The next-generation brain aneurysm repair
Vivek Deshmukh, MD, FACS
Medical director, Providence Neurointerventional Services
Published November 2012
Earlier this year, a 41-year-old male presented with a history of severe brain injury caused by a motorcycle collision nearly four years earlier. The trauma had caused significant subarachnoid hemorrhage resulting from a tear in the internal carotid artery on the right side.
Because he was at risk for developing an aneurysm, the patient periodically underwent magnetic resonance imaging of his brain, along with magnetic resonance angiograms of the blood vessels.
The patient’s last MRA revealed that the tear in his carotid artery had indeed progressed into an aneurysm, and a catheter-based cerebral angiogram showed that the aneurysm was growing. It could not be treated easily with standard surgical clipping or coil techniques.
A new device broadens options
Most cerebral aneurysms develop at a very early age and grow over time, but some can be caused by severe head trauma that tears the normal artery wall. This type of aneurysm can be dangerous, and it carries a high risk for future bleeding, particularly if it is enlarging.
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Heath Munger was riding his motorcycle down Highway 99W in Newberg when a driver pulled out and slammed into him. A helmet saved his life, but the impact created a threat that would surface years later. Read his story.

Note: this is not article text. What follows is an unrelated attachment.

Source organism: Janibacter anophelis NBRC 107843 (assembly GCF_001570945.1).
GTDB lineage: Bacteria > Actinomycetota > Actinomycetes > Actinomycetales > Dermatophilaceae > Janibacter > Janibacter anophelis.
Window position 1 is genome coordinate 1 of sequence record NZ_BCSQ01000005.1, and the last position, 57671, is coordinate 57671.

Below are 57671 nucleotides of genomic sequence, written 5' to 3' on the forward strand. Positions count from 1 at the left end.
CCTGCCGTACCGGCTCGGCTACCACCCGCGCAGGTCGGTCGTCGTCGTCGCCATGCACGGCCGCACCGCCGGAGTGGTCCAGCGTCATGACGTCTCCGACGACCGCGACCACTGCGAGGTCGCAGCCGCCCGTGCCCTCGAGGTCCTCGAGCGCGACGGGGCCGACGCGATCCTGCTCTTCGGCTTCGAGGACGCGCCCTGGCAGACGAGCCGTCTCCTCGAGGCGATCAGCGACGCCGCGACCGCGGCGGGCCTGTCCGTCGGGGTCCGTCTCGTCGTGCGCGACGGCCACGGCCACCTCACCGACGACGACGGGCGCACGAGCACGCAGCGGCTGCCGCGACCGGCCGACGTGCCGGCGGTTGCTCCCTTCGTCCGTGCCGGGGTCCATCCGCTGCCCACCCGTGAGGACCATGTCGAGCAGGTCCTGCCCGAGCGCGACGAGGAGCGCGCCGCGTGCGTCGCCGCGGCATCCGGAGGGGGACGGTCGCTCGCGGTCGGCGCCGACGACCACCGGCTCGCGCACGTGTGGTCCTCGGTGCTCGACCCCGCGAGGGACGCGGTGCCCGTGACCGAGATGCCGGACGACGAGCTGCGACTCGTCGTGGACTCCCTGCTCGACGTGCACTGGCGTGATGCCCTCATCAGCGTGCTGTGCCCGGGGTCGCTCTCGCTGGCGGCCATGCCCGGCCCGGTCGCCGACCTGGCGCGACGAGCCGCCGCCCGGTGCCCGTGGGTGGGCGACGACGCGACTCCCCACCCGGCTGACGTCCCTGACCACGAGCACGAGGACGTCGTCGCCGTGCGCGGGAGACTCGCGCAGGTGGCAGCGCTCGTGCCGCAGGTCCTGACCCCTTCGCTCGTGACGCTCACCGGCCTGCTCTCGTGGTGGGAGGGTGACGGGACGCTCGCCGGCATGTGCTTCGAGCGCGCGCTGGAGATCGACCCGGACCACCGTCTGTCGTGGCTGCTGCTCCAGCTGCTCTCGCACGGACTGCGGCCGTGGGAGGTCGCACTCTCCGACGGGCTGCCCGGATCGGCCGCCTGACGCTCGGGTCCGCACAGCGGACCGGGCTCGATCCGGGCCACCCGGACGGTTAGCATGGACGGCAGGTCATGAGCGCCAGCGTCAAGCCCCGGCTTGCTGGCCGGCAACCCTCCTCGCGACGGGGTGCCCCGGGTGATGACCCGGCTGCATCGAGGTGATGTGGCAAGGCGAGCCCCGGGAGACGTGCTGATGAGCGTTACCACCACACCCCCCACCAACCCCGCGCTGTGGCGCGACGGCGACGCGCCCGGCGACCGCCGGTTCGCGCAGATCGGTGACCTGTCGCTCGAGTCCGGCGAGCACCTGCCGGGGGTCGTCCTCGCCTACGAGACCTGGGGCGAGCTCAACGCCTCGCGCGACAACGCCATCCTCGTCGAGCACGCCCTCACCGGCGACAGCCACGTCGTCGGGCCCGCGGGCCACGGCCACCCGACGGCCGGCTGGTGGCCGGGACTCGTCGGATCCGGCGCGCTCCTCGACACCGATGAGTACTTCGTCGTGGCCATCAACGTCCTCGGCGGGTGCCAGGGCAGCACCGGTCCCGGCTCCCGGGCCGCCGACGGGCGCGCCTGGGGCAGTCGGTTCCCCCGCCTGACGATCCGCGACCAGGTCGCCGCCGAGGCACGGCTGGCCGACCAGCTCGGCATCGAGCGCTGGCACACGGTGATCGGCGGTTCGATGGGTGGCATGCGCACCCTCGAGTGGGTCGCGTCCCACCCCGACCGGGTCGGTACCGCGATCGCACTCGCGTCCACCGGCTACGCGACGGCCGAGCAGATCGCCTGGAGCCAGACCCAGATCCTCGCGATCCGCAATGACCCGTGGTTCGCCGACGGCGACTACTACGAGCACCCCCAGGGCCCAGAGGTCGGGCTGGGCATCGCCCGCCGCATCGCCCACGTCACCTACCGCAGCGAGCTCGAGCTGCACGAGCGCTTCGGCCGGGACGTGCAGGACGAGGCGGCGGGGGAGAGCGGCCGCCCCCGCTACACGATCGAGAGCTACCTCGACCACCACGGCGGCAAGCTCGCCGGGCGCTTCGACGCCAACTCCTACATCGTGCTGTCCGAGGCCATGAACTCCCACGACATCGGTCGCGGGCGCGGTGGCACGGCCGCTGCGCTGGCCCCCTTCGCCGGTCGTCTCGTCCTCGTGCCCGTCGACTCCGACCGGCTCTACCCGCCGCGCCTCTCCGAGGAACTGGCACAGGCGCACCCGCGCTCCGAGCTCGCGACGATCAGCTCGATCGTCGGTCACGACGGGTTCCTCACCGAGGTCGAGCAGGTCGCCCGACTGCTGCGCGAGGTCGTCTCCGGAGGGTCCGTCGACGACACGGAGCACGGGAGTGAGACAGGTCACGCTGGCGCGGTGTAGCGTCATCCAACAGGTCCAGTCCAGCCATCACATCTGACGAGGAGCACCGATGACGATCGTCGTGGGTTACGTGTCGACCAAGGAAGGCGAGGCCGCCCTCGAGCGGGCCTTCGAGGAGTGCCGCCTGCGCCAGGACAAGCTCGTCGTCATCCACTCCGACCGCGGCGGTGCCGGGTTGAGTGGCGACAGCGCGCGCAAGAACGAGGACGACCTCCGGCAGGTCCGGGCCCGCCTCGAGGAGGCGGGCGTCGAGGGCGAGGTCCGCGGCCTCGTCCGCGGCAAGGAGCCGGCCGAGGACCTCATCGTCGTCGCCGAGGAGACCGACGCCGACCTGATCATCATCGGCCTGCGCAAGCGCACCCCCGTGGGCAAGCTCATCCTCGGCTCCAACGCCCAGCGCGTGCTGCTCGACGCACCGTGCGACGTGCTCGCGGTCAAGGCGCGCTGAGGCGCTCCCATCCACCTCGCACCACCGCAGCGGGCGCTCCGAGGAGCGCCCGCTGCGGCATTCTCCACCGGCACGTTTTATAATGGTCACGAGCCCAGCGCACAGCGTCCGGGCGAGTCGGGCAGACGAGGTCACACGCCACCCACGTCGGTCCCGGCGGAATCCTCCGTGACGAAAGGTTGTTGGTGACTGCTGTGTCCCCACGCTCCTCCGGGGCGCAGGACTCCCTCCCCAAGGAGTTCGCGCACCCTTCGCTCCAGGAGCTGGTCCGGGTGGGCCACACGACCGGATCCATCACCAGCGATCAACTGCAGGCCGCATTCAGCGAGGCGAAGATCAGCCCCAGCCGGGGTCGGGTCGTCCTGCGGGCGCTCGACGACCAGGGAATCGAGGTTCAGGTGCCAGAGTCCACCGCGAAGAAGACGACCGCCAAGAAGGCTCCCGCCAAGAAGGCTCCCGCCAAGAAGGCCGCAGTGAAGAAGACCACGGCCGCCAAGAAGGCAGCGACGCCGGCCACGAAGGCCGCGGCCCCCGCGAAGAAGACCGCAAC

Standard surgical techniques, such as clipping, carry a high risk of complications for these traumatic aneurysms. Newer, less invasive techniques such as coil embolization offer another option, but these dissecting aneurysms are not always amenable to coiling.
Fortunately, the U.S. Food and Drug Administration last year approved a new device that offers a third option for treating cerebral aneurysms. The Pipeline Embolization Device is a braided metal stent that reconstructs the blood vessel from the inside of the artery. Its mesh is more tightly woven than the typical stent, allowing it to completely block the aneurysm while still allowing blood to flow through the vessel unrestricted.
The device is delivered transfemorally with the patient under general anesthesia. After this procedure, patients typically spend one night in the hospital and are back to work in less than a week.
Just before Easter weekend, we successfully placed a single stent across our patient’s carotid artery aneurysm. This immediately decreased blood flow into the aneurysm. He spent two nights in the hospital before being discharged home at his neurologic baseline. He was able to have Easter dinner with his family and has since done well.
Although there can be risks to the procedure, preliminary results suggest that the stent is quite safe. Currently, it’s used for both traumatic aneurysms as well as the more common congenital type of aneurysm.
Stent reconstruction is the next generation of treatment for brain aneurysms. Surgeons at Providence Brain and Spine Institute were among the first in the Pacific Northwest to use this pioneering technology to benefit patients.
Clinical articles by Vivek Deshmukh, MD »